- Mileage limits: Most lease agreements have annual mileage limits (usually around 12,000) with overage charges of about 25 cents per mile, so leasing may not be the move if you have a lengthy commute or make frequent road trips.
- No equity: Although leasing is generally cheaper than financing, it doesn’t build equity — so you can never sell your car for a cash payout.
- Limited customization options: Because leases are glorified rentals, your options for customizing your car (tinting, performance upgrades, etc.) are extremely limited. You’ll need approval from your lessor for any modifications, and even if you’re approved, you’ll typically need to remove all non-factory parts and modifications before your lease ends.
- Wear-and-tear charges: Dealers generally won’t charge you for “normal” wear and tear like small scuffs, but you’ll have to fix dings, dents, scratches, missing parts and poor-quality repairs on your dime. In some cases, excessive wear-and-tear charges can cost thousands of dollars.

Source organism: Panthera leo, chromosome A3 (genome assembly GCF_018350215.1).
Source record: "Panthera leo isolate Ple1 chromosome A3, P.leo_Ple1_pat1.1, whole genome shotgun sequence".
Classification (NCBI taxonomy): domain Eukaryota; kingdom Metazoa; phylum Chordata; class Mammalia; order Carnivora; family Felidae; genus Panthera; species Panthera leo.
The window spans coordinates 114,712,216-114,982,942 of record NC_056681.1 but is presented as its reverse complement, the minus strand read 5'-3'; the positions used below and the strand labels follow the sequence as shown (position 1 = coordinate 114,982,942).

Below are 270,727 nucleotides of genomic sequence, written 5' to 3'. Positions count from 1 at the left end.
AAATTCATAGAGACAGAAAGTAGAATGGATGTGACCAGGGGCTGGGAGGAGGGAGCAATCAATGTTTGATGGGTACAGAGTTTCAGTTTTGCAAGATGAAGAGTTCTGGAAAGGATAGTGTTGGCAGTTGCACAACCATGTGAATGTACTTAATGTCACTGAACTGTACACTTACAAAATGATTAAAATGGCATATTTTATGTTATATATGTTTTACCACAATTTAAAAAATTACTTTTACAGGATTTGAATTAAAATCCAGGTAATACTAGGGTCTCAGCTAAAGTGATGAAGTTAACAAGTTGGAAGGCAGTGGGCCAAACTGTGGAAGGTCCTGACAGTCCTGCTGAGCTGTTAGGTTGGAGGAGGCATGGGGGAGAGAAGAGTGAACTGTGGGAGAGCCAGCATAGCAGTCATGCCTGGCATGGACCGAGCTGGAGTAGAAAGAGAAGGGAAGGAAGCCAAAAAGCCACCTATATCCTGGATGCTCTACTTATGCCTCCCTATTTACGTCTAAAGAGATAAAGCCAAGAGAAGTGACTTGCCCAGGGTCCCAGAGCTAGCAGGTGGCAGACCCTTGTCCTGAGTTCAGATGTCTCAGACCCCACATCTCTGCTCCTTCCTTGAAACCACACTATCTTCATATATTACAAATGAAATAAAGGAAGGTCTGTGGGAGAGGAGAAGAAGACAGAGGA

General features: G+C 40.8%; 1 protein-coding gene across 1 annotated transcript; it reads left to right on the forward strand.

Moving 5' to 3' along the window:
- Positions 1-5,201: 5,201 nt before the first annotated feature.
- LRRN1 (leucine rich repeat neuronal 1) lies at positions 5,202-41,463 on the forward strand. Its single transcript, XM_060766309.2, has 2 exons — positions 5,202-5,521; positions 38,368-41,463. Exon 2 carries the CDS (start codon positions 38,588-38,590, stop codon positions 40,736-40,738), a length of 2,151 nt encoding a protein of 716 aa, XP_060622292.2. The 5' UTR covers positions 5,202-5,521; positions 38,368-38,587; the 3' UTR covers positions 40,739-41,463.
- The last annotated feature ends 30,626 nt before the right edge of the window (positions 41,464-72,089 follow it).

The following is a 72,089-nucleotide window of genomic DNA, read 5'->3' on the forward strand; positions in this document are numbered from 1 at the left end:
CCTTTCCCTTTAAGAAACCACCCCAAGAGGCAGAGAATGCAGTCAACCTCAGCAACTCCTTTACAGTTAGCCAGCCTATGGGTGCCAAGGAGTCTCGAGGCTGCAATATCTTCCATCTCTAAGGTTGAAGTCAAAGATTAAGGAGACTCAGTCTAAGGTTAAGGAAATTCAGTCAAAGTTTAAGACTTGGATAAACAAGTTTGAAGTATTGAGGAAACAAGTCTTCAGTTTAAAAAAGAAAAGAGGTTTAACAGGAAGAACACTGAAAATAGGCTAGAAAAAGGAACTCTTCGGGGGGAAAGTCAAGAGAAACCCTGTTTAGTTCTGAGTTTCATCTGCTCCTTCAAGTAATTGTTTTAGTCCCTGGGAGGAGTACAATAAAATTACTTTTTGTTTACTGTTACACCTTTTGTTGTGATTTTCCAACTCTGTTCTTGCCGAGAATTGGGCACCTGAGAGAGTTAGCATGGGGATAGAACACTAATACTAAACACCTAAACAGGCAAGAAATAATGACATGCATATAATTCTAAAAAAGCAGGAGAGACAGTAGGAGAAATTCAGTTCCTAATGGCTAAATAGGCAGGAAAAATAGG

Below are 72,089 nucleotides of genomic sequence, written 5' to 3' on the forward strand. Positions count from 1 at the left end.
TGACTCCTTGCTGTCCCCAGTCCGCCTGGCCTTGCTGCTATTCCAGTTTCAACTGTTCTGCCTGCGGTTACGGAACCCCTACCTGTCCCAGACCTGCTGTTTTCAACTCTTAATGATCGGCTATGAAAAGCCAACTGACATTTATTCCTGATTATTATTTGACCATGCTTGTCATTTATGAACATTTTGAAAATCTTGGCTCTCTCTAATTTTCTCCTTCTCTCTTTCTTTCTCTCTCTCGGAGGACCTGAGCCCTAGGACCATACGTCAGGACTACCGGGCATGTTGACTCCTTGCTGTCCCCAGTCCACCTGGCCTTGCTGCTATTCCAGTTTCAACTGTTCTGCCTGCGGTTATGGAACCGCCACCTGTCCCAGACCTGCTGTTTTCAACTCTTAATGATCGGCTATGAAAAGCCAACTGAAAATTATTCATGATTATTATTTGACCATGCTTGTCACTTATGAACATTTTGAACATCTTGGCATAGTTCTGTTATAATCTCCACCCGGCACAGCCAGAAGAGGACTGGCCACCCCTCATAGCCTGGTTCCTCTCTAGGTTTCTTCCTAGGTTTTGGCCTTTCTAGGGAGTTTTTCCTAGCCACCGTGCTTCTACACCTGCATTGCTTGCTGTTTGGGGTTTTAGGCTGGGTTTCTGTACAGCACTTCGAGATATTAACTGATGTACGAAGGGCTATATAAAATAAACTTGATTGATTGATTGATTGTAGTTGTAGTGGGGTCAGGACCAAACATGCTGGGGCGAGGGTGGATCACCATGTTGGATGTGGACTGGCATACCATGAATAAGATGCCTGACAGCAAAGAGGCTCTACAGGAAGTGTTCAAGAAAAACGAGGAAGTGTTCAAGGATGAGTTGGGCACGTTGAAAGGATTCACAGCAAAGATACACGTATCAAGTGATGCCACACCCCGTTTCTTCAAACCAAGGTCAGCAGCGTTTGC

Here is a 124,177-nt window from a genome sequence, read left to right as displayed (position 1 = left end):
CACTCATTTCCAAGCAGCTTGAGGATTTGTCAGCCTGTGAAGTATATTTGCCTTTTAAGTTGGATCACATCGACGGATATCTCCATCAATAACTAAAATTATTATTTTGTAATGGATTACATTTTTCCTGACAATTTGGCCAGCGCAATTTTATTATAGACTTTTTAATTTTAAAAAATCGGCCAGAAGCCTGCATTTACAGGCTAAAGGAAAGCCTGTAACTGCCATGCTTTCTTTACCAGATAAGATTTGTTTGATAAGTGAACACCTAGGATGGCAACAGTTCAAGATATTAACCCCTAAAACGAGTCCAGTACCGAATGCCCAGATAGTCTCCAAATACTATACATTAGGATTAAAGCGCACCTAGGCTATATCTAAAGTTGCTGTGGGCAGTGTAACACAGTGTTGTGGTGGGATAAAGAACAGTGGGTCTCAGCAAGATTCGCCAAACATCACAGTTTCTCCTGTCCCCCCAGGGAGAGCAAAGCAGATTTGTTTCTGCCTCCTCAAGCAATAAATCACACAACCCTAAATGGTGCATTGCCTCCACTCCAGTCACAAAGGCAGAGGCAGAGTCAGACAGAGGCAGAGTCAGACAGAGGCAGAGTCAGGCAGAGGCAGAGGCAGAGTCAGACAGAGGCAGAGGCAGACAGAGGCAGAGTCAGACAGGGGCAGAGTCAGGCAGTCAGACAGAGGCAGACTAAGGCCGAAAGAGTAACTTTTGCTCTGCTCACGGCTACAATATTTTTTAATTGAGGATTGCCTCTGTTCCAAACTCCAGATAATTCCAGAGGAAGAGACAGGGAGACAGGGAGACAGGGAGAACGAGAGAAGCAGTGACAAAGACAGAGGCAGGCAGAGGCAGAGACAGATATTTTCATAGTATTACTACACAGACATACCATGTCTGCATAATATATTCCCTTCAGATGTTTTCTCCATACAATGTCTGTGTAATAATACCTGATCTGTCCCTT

- Early termination fees: If you decide you no longer need (or want) your leased vehicle, you may be able to cancel your lease — but not without paying $2,000 or more in early termination fees.
Pros of buying a car
All things considered, buying is the move if you plan to own your car for a while, beat it up or drive farther than 15,000 miles each year. You may also like the feeling of wrapping your hands around the steering wheel knowing it’s entirely yours.
- Sense of ownership: Financing a vehicle and working toward 100% equity can offer a sense of pride and progress.
- Building equity: Unlike with leasing, each monthly payment on an auto loan builds your ownership in the vehicle, so you can sell, pay off your loan and — in some cases — even profit.
- No mileage limits: It’s your car, so nobody cares how far you drive it each year. Just keep in mind that both factory and extended warranties expire after a certain mileage number.